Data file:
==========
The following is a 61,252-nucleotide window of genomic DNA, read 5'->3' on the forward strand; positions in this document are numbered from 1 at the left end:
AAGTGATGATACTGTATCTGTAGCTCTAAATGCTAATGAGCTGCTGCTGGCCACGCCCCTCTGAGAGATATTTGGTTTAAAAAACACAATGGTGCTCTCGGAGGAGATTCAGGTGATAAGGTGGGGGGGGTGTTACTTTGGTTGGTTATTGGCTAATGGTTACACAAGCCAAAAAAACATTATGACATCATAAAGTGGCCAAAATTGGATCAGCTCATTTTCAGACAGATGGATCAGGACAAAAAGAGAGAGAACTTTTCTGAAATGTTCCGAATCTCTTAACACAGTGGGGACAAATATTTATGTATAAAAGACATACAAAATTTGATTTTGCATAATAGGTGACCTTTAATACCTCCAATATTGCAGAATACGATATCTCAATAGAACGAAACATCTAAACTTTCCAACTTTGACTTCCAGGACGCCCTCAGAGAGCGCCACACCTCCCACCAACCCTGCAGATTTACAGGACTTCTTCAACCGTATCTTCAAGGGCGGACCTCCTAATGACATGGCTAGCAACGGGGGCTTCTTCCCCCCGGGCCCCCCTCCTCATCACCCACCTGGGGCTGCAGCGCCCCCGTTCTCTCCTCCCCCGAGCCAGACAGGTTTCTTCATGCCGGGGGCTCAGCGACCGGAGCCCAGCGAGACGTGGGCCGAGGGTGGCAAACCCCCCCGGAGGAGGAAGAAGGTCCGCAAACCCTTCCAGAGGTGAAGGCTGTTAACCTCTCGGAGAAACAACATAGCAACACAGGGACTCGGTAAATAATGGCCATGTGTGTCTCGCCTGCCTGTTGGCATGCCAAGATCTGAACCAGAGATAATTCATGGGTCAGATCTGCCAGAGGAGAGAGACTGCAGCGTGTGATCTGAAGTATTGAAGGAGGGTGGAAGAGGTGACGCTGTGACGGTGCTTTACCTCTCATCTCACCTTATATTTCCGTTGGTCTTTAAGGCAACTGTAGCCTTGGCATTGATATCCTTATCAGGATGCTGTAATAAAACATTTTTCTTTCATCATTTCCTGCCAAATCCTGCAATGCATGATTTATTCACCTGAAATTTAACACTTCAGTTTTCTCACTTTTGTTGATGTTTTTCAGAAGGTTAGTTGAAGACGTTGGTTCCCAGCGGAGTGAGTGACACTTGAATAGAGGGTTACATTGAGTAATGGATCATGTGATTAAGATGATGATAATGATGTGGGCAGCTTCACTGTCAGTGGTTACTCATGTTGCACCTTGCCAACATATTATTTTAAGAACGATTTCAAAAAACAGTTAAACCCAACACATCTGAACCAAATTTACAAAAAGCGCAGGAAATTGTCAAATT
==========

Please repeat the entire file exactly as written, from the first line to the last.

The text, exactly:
The following is a 61,252-nucleotide window of genomic DNA, read 5'->3' on the forward strand; positions in this document are numbered from 1 at the left end:
AAGTGATGATACTGTATCTGTAGCTCTAAATGCTAATGAGCTGCTGCTGGCCACGCCCCTCTGAGAGATATTTGGTTTAAAAAACACAATGGTGCTCTCGGAGGAGATTCAGGTGATAAGGTGGGGGGGGTGTTACTTTGGTTGGTTATTGGCTAATGGTTACACAAGCCAAAAAAACATTATGACATCATAAAGTGGCCAAAATTGGATCAGCTCATTTTCAGACAGATGGATCAGGACAAAAAGAGAGAGAACTTTTCTGAAATGTTCCGAATCTCTTAACACAGTGGGGACAAATATTTATGTATAAAAGACATACAAAATTTGATTTTGCATAATAGGTGACCTTTAATACCTCCAATATTGCAGAATACGATATCTCAATAGAACGAAACATCTAAACTTTCCAACTTTGACTTCCAGGACGCCCTCAGAGAGCGCCACACCTCCCACCAACCCTGCAGATTTACAGGACTTCTTCAACCGTATCTTCAAGGGCGGACCTCCTAATGACATGGCTAGCAACGGGGGCTTCTTCCCCCCGGGCCCCCCTCCTCATCACCCACCTGGGGCTGCAGCGCCCCCGTTCTCTCCTCCCCCGAGCCAGACAGGTTTCTTCATGCCGGGGGCTCAGCGACCGGAGCCCAGCGAGACGTGGGCCGAGGGTGGCAAACCCCCCCGGAGGAGGAAGAAGGTCCGCAAACCCTTCCAGAGGTGAAGGCTGTTAACCTCTCGGAGAAACAACATAGCAACACAGGGACTCGGTAAATAATGGCCATGTGTGTCTCGCCTGCCTGTTGGCATGCCAAGATCTGAACCAGAGATAATTCATGGGTCAGATCTGCCAGAGGAGAGAGACTGCAGCGTGTGATCTGAAGTATTGAAGGAGGGTGGAAGAGGTGACGCTGTGACGGTGCTTTACCTCTCATCTCACCTTATATTTCCGTTGGTCTTTAAGGCAACTGTAGCCTTGGCATTGATATCCTTATCAGGATGCTGTAATAAAACATTTTTCTTTCATCATTTCCTGCCAAATCCTGCAATGCATGATTTATTCACCTGAAATTTAACACTTCAGTTTTCTCACTTTTGTTGATGTTTTTCAGAAGGTTAGTTGAAGACGTTGGTTCCCAGCGGAGTGAGTGACACTTGAATAGAGGGTTACATTGAGTAATGGATCATGTGATTAAGATGATGATAATGATGTGGGCAGCTTCACTGTCAGTGGTTACTCATGTTGCACCTTGCCAACATATTATTTTAAGAACGATTTCAAAAAACAGTTAAACCCAACACATCTGAACCAAATTTACAAAAAGCGCAGGAAATTGTCAAATT